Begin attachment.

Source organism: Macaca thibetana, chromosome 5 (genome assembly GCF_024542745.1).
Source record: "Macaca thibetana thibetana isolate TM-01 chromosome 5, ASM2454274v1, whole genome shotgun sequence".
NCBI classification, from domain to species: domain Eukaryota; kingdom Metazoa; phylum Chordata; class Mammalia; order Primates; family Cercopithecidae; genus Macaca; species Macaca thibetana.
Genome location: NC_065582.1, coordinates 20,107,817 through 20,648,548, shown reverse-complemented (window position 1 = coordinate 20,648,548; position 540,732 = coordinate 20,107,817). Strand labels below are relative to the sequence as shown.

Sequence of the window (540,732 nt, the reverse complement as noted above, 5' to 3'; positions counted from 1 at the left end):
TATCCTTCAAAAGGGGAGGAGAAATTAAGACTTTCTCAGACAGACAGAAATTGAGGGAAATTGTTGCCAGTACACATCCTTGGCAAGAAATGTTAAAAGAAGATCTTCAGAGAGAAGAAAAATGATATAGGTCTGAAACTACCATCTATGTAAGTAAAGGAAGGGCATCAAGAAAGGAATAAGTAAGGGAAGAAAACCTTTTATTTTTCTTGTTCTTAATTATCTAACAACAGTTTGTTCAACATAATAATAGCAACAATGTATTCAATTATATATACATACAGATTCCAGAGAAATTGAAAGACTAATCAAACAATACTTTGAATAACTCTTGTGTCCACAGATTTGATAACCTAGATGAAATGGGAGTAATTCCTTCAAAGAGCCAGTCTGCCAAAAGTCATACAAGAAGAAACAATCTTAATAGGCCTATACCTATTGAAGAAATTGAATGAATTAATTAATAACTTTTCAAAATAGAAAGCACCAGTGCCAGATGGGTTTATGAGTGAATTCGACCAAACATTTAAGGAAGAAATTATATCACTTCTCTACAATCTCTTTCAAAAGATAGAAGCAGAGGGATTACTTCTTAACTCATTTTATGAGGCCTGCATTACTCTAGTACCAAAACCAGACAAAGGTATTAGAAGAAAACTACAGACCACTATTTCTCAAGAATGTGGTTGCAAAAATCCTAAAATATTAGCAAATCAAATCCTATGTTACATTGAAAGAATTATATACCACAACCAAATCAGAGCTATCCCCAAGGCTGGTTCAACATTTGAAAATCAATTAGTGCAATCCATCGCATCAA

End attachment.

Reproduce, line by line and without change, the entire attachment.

Source organism: Macaca thibetana, chromosome 5 (genome assembly GCF_024542745.1).
Source record: "Macaca thibetana thibetana isolate TM-01 chromosome 5, ASM2454274v1, whole genome shotgun sequence".
NCBI classification, from domain to species: domain Eukaryota; kingdom Metazoa; phylum Chordata; class Mammalia; order Primates; family Cercopithecidae; genus Macaca; species Macaca thibetana.
Genome location: NC_065582.1, coordinates 20,107,817 through 20,648,548, shown reverse-complemented (window position 1 = coordinate 20,648,548; position 540,732 = coordinate 20,107,817). Strand labels below are relative to the sequence as shown.

Sequence of the window (540,732 nt, the reverse complement as noted above, 5' to 3'; positions counted from 1 at the left end):
TATCCTTCAAAAGGGGAGGAGAAATTAAGACTTTCTCAGACAGACAGAAATTGAGGGAAATTGTTGCCAGTACACATCCTTGGCAAGAAATGTTAAAAGAAGATCTTCAGAGAGAAGAAAAATGATATAGGTCTGAAACTACCATCTATGTAAGTAAAGGAAGGGCATCAAGAAAGGAATAAGTAAGGGAAGAAAACCTTTTATTTTTCTTGTTCTTAATTATCTAACAACAGTTTGTTCAACATAATAATAGCAACAATGTATTCAATTATATATACATACAGATTCCAGAGAAATTGAAAGACTAATCAAACAATACTTTGAATAACTCTTGTGTCCACAGATTTGATAACCTAGATGAAATGGGAGTAATTCCTTCAAAGAGCCAGTCTGCCAAAAGTCATACAAGAAGAAACAATCTTAATAGGCCTATACCTATTGAAGAAATTGAATGAATTAATTAATAACTTTTCAAAATAGAAAGCACCAGTGCCAGATGGGTTTATGAGTGAATTCGACCAAACATTTAAGGAAGAAATTATATCACTTCTCTACAATCTCTTTCAAAAGATAGAAGCAGAGGGATTACTTCTTAACTCATTTTATGAGGCCTGCATTACTCTAGTACCAAAACCAGACAAAGGTATTAGAAGAAAACTACAGACCACTATTTCTCAAGAATGTGGTTGCAAAAATCCTAAAATATTAGCAAATCAAATCCTATGTTACATTGAAAGAATTATATACCACAACCAAATCAGAGCTATCCCCAAGGCTGGTTCAACATTTGAAAATCAATTAGTGCAATCCATCGCATCAA